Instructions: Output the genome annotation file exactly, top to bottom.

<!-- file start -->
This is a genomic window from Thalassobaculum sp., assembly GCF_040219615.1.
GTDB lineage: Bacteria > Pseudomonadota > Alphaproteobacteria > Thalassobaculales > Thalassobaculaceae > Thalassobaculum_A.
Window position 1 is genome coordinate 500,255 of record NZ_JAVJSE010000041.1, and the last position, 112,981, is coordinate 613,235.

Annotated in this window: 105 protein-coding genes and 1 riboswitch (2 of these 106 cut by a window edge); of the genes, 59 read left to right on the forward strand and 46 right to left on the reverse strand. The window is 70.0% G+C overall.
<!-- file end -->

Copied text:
This is a genomic window from Thalassobaculum sp., assembly GCF_040219615.1.
GTDB lineage: Bacteria > Pseudomonadota > Alphaproteobacteria > Thalassobaculales > Thalassobaculaceae > Thalassobaculum_A.
Window position 1 is genome coordinate 500,255 of record NZ_JAVJSE010000041.1, and the last position, 112,981, is coordinate 613,235.

Annotated in this window: 105 protein-coding genes and 1 riboswitch (2 of these 106 cut by a window edge); of the genes, 59 read left to right on the forward strand and 46 right to left on the reverse strand. The window is 70.0% G+C overall.